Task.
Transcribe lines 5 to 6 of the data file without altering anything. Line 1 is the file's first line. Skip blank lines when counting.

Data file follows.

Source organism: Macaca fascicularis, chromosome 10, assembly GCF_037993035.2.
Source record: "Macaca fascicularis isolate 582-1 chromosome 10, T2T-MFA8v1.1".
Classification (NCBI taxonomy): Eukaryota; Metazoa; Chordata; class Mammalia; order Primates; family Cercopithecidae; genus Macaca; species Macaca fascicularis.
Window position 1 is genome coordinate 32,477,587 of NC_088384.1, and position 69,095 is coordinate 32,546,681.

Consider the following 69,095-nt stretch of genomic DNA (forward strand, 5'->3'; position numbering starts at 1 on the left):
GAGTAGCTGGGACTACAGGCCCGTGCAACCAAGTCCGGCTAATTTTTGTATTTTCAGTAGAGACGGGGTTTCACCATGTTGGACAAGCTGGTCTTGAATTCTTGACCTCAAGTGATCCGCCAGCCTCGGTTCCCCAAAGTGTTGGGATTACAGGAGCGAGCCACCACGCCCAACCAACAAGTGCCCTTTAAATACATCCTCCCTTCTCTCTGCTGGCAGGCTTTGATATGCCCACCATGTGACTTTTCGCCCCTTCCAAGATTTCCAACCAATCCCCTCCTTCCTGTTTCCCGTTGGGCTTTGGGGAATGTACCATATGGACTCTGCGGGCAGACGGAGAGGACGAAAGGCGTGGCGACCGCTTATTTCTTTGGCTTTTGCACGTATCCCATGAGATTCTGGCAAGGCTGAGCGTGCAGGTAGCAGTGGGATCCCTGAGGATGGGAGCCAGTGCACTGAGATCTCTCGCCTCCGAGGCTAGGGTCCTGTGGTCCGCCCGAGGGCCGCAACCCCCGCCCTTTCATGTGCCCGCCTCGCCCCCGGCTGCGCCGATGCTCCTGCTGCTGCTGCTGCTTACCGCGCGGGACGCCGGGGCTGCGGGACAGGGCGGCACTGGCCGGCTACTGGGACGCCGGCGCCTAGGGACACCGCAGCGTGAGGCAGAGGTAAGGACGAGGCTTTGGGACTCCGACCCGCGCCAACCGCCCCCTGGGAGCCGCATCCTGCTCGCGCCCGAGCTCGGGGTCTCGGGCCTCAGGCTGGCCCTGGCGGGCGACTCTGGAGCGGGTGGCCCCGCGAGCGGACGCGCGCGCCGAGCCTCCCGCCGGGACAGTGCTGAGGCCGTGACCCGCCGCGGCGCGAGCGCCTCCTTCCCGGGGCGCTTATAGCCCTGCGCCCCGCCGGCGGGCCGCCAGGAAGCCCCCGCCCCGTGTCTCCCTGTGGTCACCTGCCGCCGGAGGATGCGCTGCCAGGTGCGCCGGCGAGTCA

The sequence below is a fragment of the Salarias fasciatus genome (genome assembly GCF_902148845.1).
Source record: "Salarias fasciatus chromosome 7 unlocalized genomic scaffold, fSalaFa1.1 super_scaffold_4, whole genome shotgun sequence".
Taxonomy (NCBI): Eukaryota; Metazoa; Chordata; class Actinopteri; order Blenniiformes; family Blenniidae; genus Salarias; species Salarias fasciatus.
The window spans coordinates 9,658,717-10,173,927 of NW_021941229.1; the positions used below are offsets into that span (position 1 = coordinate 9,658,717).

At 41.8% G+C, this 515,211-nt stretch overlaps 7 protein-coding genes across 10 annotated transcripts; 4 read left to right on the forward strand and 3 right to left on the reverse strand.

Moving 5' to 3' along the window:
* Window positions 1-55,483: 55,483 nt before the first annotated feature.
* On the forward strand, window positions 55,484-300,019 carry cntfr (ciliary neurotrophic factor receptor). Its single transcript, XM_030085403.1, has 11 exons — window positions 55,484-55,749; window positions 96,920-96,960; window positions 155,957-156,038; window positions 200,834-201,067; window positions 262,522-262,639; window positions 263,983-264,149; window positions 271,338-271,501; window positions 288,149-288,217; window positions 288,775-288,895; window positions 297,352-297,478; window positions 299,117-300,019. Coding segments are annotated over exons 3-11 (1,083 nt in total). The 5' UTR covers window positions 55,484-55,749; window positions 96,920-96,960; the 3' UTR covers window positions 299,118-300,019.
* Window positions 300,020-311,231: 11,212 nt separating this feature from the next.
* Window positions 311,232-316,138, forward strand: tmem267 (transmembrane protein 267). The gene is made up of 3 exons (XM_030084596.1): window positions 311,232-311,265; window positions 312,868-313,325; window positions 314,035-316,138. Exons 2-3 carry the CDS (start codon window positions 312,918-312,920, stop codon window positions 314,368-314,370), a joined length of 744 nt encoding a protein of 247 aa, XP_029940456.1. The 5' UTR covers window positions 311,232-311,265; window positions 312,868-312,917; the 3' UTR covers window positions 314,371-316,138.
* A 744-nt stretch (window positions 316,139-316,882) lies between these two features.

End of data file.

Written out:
Consider the following 69,095-nt stretch of genomic DNA (forward strand, 5'->3'; position numbering starts at 1 on the left):
GAGTAGCTGGGACTACAGGCCCGTGCAACCAAGTCCGGCTAATTTTTGTATTTTCAGTAGAGACGGGGTTTCACCATGTTGGACAAGCTGGTCTTGAATTCTTGACCTCAAGTGATCCGCCAGCCTCGGTTCCCCAAAGTGTTGGGATTACAGGAGCGAGCCACCACGCCCAACCAACAAGTGCCCTTTAAATACATCCTCCCTTCTCTCTGCTGGCAGGCTTTGATATGCCCACCATGTGACTTTTCGCCCCTTCCAAGATTTCCAACCAATCCCCTCCTTCCTGTTTCCCGTTGGGCTTTGGGGAATGTACCATATGGACTCTGCGGGCAGACGGAGAGGACGAAAGGCGTGGCGACCGCTTATTTCTTTGGCTTTTGCACGTATCCCATGAGATTCTGGCAAGGCTGAGCGTGCAGGTAGCAGTGGGATCCCTGAGGATGGGAGCCAGTGCACTGAGATCTCTCGCCTCCGAGGCTAGGGTCCTGTGGTCCGCCCGAGGGCCGCAACCCCCGCCCTTTCATGTGCCCGCCTCGCCCCCGGCTGCGCCGATGCTCCTGCTGCTGCTGCTGCTTACCGCGCGGGACGCCGGGGCTGCGGGACAGGGCGGCACTGGCCGGCTACTGGGACGCCGGCGCCTAGGGACACCGCAGCGTGAGGCAGAGGTAAGGACGAGGCTTTGGGACTCCGACCCGCGCCAACCGCCCCCTGGGAGCCGCATCCTGCTCGCGCCCGAGCTCGGGGTCTCGGGCCTCAGGCTGGCCCTGGCGGGCGACTCTGGAGCGGGTGGCCCCGCGAGCGGACGCGCGCGCCGAGCCTCCCGCCGGGACAGTGCTGAGGCCGTGACCCGCCGCGGCGCGAGCGCCTCCTTCCCGGGGCGCTTATAGCCCTGCGCCCCGCCGGCGGGCCGCCAGGAAGCCCCCGCCCCGTGTCTCCCTGTGGTCACCTGCCGCCGGAGGATGCGCTGCCAGGTGCGCCGGCGAGTCA